It has been apparent since our younger years, when we get our first scolding from our parents, that we aren’t perfect. We can make mistakes, and people can call us out on it.
With the internet’s ever-increasing dominance, the whole world can see what you do. With an audience that vast, expecting nothing but warm receptions would be delusional.
Handling criticism has always been a tender subject. The two general responses are to either blow it off as mindless hate or let it change how you feel about your own work. Are these truly the only ways to handle it?
Honestly, it requires a healthy amount of both sides. A select few members of your audience will simply hate what you upload for the sake of hating it. This kind of blind raging typically doesn’t have any ground to stand on and isn’t worth your time.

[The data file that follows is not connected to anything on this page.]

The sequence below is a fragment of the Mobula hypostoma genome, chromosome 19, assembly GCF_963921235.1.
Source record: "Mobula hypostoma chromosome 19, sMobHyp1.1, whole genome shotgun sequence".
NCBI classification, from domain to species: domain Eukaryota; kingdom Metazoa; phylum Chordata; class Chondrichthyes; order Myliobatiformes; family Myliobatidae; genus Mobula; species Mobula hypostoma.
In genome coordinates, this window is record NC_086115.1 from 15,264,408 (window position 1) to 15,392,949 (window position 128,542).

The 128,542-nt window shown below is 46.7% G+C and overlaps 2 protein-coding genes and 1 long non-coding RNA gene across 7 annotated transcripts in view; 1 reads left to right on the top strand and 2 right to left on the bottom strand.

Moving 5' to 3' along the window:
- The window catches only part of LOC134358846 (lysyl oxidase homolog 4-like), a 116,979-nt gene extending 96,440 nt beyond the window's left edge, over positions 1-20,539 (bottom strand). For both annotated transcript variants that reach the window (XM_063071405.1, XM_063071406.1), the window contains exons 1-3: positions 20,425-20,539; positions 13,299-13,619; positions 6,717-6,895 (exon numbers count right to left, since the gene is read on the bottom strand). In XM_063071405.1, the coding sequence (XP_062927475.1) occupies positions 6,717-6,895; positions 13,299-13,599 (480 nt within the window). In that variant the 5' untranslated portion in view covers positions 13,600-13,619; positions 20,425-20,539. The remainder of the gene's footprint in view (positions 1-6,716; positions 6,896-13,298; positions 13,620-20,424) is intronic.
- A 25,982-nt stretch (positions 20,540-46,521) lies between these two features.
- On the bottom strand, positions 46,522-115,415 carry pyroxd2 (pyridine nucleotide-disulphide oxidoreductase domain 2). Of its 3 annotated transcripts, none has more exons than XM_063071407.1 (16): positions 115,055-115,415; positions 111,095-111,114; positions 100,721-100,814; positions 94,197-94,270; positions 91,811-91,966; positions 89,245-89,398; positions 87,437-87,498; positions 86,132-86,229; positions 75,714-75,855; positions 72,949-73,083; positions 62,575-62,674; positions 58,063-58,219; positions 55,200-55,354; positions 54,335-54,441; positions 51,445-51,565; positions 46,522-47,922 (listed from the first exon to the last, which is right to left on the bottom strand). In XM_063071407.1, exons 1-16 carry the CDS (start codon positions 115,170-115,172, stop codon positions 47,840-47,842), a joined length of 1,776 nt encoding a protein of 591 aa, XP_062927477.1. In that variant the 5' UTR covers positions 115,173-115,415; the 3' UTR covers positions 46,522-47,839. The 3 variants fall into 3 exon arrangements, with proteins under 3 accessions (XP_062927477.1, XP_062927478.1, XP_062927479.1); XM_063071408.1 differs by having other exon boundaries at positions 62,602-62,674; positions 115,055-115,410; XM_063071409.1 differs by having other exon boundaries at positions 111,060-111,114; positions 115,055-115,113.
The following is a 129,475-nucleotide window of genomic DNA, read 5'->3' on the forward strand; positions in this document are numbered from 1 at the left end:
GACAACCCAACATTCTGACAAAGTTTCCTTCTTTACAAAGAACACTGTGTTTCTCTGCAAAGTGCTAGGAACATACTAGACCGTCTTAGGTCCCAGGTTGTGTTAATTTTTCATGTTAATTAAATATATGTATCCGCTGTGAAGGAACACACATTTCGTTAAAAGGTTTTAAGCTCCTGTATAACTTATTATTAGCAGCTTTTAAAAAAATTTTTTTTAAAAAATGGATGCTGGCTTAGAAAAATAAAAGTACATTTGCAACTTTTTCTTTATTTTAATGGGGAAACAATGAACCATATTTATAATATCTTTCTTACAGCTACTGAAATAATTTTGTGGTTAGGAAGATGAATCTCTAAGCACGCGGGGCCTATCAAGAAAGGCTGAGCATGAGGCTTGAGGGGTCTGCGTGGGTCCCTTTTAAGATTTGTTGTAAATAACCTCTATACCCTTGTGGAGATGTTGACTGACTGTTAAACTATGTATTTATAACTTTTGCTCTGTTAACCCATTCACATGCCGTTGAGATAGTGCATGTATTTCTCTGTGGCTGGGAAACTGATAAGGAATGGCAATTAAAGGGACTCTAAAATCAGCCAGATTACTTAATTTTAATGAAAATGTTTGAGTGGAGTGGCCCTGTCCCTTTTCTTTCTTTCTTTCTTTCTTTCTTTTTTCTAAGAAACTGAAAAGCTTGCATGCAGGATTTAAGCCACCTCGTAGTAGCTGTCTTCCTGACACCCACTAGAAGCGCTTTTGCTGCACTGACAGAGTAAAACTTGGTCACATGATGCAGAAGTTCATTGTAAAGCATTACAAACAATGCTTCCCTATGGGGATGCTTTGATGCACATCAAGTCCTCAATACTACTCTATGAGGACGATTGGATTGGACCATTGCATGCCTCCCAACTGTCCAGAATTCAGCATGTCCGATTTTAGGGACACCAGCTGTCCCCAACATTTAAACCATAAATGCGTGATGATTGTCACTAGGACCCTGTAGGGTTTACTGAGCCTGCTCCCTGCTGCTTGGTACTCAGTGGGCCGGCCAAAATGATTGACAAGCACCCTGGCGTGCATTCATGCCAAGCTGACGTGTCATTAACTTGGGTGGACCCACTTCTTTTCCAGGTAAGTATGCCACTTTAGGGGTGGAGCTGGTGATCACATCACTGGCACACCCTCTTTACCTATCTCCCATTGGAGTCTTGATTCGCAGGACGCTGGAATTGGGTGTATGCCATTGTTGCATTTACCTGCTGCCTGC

At the same time, however, flat-out ignoring any and all negative comments coming your way is a guaranteed way to fail.
More often than not, people will criticize your work because they’ve found a genuine flaw in it. Pay attention to what people say you can improve on. Sometimes, it can take a swift kick to help you see the errors in your way.
“Regarding my own work, I am open to harsh criticism," said Robyn Moore, assistant professor of photography. “There might be a grain of truth even in the harshest of comments.”
As a journalist, I’ve received feedback on plenty of my articles, some helpful and some not. The trick is to separate what I can use to improve myself from what I can’t change.